Migration to cities, land reforms and massive reallocation of state and private assets in the past several decades caused construction chaos that is now being seriously addressed.
By Katica Djurovic for Southeast European Times in Belgrade -- 11/09/12
The Kaludjerica suburb in the outskirts of Belgrade is one of Europe's biggest settlements for illegal housing. [Katica Djurovic/SETimes]
Governments in the region are promoting new urban planning laws and simpler, inexpensive and less time-consuming procedures to legalise dwellings, thus giving inhabitants of illegally-built houses another chance to legalise their homes.
Experts argue that illegal housing is a persistent problem; nearly 780,000 structures await legalisation in Serbia, 1 million in Greece, 200,000 in both Croatia and Bosnia and Herzegovina (BiH) and 100,000 in Montenegro.
"The roots of illegal building date from the earlier period of inadequate housing and land policy, demographic pressures as well as economic migrations to cities which started in the 1970s and are still going on," Dragoslav Sumarac, director of the Serbian Chamber of Engineers, told SETimes.
Over the last 20 years, the regional countries undertook dramatic land reforms and massive reallocation of state and private assets, causing construction chaos.
Five successive attempts at mass legalisation in the past decade in Serbia have produced scant results; in Belgrade alone, there are 243,000 legalisation requests pending.
According to Sumarac, Serbia's 2003 law on planning and construction was the first attempt to address the issue.
While the law was amended several times, the problem remained, prompting the Serbian ministry for construction and urban planning to begin offering new, easy and inexpensive legalisation procedures.
"The emphasis now is on the people and their finances. They pay only minimal costs for administration in several monthly instalments. The legalisation cost will be between 200 and 300 euros, depending on the property size," Aleksandra Damjanovic, deputy minister for construction and urban planning, told SETimes.
Legal teams of experts will be helping municipalities, since most of them lack professional staff.
Belgrade's Kaludjerica suburb is among Europe's largest illegally built settlements; nearly 80 percent of the 15,000 houses have been built without permission. The ground is considered as arable agricultural land but has for decades been covered by construction.
Residents of Kaludjerica said they built out of necessity.
"We started construction in the mid-1980s when we realised waiting for the state to give us an apartment was hopeless. We built our house over a 10-year period and invested in everything, including water [infrastructure], electricity and the roads," Dragan Vujic, a Kaludjerica resident, told SETimes.
Vujic said it took him more than 10 years to legalise his house due to excessive costly procedures and bureaucracy.
"It is in the people's interest to have legal ways to build a house. Without a construction permit, building materials are more expensive. We spent 30 percent more on our house than someone with a permit," Vujic added.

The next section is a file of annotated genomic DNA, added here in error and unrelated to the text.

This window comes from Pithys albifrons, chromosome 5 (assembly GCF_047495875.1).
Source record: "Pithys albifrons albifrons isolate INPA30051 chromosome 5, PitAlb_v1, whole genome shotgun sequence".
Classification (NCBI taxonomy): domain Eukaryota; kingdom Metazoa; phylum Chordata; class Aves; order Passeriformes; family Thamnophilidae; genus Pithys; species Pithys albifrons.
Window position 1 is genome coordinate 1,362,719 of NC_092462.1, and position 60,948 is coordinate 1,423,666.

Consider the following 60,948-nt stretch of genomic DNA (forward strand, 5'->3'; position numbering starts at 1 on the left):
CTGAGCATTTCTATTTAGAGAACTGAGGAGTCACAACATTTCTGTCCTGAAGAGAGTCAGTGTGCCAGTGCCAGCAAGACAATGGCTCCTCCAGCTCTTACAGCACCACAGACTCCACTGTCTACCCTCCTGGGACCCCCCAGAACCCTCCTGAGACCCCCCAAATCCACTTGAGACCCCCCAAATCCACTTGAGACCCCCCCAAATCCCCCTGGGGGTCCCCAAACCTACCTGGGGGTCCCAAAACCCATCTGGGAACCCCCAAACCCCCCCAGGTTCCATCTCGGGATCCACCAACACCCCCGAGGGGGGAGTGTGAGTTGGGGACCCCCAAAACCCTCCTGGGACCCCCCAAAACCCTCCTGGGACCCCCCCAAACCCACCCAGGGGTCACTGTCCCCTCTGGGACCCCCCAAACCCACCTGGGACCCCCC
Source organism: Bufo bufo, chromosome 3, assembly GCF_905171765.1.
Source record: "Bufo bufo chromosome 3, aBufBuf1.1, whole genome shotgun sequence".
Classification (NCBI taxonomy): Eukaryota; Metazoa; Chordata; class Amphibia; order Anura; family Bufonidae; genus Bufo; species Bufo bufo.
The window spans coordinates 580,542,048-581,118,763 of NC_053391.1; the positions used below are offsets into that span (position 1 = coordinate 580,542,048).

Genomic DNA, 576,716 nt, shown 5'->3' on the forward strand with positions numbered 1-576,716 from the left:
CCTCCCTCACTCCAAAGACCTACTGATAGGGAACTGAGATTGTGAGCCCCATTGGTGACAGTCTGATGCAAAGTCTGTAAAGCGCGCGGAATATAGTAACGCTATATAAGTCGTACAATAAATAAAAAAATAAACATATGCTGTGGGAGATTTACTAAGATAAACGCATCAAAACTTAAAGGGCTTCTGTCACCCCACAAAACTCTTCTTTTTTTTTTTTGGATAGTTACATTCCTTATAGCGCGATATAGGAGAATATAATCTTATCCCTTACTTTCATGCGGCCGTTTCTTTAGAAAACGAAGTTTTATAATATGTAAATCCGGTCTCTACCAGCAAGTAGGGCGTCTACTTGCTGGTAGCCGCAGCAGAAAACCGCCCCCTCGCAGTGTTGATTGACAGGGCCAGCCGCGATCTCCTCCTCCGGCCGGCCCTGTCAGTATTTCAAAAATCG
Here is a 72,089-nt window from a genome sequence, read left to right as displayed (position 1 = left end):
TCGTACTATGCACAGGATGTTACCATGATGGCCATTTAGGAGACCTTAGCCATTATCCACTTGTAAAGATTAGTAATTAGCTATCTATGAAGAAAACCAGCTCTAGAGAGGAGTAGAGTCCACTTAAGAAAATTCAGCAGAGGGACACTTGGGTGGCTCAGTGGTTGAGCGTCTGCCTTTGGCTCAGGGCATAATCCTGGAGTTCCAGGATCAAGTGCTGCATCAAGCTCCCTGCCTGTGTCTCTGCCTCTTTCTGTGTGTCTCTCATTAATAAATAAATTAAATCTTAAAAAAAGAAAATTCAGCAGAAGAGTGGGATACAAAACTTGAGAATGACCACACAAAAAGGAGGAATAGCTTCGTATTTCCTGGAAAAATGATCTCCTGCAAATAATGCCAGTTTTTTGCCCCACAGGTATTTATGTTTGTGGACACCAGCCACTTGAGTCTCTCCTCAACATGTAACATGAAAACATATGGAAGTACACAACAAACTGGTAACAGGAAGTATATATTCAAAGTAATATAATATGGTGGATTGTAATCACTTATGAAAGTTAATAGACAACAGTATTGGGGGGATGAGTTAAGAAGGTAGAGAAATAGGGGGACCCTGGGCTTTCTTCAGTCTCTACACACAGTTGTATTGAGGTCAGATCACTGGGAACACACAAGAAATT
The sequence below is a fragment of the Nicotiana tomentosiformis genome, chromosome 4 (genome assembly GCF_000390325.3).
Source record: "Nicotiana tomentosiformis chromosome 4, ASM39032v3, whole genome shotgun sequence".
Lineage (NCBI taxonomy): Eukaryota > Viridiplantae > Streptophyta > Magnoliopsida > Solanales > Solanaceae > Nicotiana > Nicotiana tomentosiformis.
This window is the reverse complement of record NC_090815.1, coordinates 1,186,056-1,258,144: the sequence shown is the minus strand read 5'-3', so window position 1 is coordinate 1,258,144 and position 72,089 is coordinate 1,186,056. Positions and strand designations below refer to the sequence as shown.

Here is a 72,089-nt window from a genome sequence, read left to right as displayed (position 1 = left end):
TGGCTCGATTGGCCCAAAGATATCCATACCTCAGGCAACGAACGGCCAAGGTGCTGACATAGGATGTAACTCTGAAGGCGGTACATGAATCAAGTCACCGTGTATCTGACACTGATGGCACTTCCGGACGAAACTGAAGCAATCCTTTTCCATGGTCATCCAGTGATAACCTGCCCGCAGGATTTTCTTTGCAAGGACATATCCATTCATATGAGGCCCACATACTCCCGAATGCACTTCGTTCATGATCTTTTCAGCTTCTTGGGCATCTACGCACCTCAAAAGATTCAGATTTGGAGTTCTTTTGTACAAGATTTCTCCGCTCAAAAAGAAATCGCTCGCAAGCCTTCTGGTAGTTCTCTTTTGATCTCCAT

The Croatian government is trying to close the legalisation issue prior to joining the EU in July 2013. After numerous attempts, it recently passed the Law on Handling of Illegally Constructed Buildings.
Legalisation in Croatia now costs between 70 and 3,000 euros, depending on the size and type of the property and the type of payment.
In Montenegro, the government is also giving legalisation a chance, but owners will have to pay retroactive taxes and utility costs.
"All the money collected will be invested in equipping and modernising the settlements in Montenegro so they can get a new look and increase the value of the land," Predrag Sekulic, minister of sustainable development and tourism, told the Podgorica daily Pobjeda.
Nearly 40,000 buildings, which occupy 3.6 million square meters, were built without a permit.
Macedonia passed a new law early last year in a serious attempt to legalise the 300,000 structures, for 1 euro per square meter to be paid in 12 instalments.
"Finally, I will legalise my house under the new law which my father began building, but I finished without proper documentation because the municipality had not formulated an urban development plan then," Petar Stankovski, 54, a construction worker from Kumanovo, told SETimes.
Stankovski said that virtually the entire suburb of Igo Trickovic where he lives was built illegally; but most citizens have obtained the necessary documentation, and are waiting for the municipal authorities to legalise their houses.
"But in some parts in and around of Kumanovo -- the villages of Lipkovo, Matejche, Otlja, Cherkeze –illegal housing continues as arrivals from Kosovo finance houses and big business buildings, and the municipality seems powerless to stop it," Stankovski added.
BiH has arranged for legalisation to be done at the cantonal level.
Locals said the price of construction permits -- 150 euros per square meter -- is the main reason many opt to build illegally.
The numbers are high -- up to 86,000 structures in Republika Srpska alone, or 3.5 houses per square kilometer on average.
In Greece, the government is attempting to add to the public budget by charging a fee of up to 6,000 euros to temporarily legalise illegal dwellings or, if the owners do not comply, a fine nearly double that amount.
Efforts in Greece, however, have proven futile over the years. Of the 7 million homes, an estimated quarter has been built without a permit.